Nicola Sturgeon’s ministers have been accused of being unwilling to give up their control over Scots’ lives after unveiling “dangerous” plans to make their emergency Covid powers permanent and more wide-ranging.
John Swinney, the Deputy First Minister, unveiled a public consultation on removing the March 2022 expiry date for a host of extraordinary powers, including the ability to impose lockdowns, close schools and require people to wear face coverings.
Controversial rules allowing more prisoners to be released early could also be extended, along with the wider use of fines as an alternative to prosecution.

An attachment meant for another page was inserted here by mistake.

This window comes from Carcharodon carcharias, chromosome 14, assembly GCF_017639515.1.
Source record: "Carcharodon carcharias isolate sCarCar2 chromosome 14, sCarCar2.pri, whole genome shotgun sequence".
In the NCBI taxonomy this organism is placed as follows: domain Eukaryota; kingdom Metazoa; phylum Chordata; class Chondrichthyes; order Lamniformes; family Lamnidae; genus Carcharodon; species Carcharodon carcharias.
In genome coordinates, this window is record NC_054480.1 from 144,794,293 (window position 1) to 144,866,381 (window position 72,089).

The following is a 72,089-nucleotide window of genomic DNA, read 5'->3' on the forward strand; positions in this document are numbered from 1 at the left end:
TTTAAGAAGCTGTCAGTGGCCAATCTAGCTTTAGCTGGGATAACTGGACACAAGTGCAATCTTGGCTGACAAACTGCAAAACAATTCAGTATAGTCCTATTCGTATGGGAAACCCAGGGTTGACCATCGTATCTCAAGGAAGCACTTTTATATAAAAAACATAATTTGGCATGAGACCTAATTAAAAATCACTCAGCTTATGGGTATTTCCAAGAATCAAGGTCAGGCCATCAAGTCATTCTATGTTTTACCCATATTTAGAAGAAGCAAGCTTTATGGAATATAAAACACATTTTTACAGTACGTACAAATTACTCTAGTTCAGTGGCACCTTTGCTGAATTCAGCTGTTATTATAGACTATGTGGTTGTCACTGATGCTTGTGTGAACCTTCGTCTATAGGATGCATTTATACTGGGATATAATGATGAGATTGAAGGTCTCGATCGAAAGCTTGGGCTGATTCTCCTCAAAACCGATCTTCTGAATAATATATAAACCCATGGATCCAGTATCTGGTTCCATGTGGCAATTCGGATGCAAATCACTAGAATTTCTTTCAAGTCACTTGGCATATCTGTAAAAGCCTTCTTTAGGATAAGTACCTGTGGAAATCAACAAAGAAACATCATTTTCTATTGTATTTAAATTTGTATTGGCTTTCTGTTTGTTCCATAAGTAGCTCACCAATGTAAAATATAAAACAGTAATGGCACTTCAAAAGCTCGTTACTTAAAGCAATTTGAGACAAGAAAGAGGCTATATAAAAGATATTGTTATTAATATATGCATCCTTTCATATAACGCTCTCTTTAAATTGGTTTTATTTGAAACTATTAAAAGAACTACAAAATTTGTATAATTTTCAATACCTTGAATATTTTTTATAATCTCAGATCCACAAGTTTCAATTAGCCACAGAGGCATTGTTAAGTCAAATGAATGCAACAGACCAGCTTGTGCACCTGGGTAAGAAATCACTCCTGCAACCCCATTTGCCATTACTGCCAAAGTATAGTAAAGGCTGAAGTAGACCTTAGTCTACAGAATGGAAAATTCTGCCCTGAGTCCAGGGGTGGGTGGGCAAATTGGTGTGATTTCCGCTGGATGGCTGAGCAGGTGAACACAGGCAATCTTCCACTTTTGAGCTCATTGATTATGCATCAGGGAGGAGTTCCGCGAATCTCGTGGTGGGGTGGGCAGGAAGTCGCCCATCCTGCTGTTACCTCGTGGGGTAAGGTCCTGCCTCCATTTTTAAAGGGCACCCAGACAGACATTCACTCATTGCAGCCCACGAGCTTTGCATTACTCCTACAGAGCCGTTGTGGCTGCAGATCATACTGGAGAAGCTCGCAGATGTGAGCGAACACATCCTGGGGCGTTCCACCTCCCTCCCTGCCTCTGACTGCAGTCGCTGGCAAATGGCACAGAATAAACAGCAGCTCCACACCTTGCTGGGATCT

Mr Swinney insisted measures that were no longer needed would be removed, but argued those with “demonstrable benefit to the people of Scotland” should be retained for use against Covid or anything else deemed a public health threat.
He argued the consultation was “an opportunity to maintain changes that have been welcomed by people who now don’t want to lose transformations that have been innovative” during the pandemic.
Unease over ‘sweeping powers’
However, the Scottish Tories questioned why the SNP government needed to retain the unprecedented powers when restrictions had been eased following the success of the UK’s vaccination programme.
Murdo Fraser, their shadow Covid recovery secretary, said the move would allow SNP ministers to impose “sweeping powers upon society on a whim” and accused them of sneaking out the consultation while Holyrood was in recess.